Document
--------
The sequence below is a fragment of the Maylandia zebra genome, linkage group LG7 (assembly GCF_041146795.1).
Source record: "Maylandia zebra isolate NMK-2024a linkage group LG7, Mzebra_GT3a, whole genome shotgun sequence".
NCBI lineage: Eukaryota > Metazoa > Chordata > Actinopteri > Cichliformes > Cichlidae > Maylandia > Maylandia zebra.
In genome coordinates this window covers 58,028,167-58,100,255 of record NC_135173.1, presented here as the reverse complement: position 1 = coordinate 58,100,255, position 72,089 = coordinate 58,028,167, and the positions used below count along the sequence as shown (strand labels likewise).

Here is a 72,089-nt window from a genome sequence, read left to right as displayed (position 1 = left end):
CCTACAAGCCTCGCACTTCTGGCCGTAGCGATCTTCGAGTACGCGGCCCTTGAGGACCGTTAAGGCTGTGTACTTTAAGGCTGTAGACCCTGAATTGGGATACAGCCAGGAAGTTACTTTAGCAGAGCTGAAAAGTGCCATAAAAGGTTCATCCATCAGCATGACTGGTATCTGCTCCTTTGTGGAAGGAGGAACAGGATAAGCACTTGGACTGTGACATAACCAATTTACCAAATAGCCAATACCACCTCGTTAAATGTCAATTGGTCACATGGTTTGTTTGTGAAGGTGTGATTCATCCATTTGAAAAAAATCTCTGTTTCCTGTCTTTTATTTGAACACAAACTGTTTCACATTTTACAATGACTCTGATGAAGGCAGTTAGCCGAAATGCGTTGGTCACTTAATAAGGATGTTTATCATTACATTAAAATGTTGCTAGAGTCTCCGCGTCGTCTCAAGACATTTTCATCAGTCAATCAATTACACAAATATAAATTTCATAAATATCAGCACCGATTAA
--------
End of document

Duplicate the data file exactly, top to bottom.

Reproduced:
The sequence below is a fragment of the Maylandia zebra genome, linkage group LG7 (assembly GCF_041146795.1).
Source record: "Maylandia zebra isolate NMK-2024a linkage group LG7, Mzebra_GT3a, whole genome shotgun sequence".
NCBI lineage: Eukaryota > Metazoa > Chordata > Actinopteri > Cichliformes > Cichlidae > Maylandia > Maylandia zebra.
In genome coordinates this window covers 58,028,167-58,100,255 of record NC_135173.1, presented here as the reverse complement: position 1 = coordinate 58,100,255, position 72,089 = coordinate 58,028,167, and the positions used below count along the sequence as shown (strand labels likewise).

Here is a 72,089-nt window from a genome sequence, read left to right as displayed (position 1 = left end):
CCTACAAGCCTCGCACTTCTGGCCGTAGCGATCTTCGAGTACGCGGCCCTTGAGGACCGTTAAGGCTGTGTACTTTAAGGCTGTAGACCCTGAATTGGGATACAGCCAGGAAGTTACTTTAGCAGAGCTGAAAAGTGCCATAAAAGGTTCATCCATCAGCATGACTGGTATCTGCTCCTTTGTGGAAGGAGGAACAGGATAAGCACTTGGACTGTGACATAACCAATTTACCAAATAGCCAATACCACCTCGTTAAATGTCAATTGGTCACATGGTTTGTTTGTGAAGGTGTGATTCATCCATTTGAAAAAAATCTCTGTTTCCTGTCTTTTATTTGAACACAAACTGTTTCACATTTTACAATGACTCTGATGAAGGCAGTTAGCCGAAATGCGTTGGTCACTTAATAAGGATGTTTATCATTACATTAAAATGTTGCTAGAGTCTCCGCGTCGTCTCAAGACATTTTCATCAGTCAATCAATTACACAAATATAAATTTCATAAATATCAGCACCGATTAA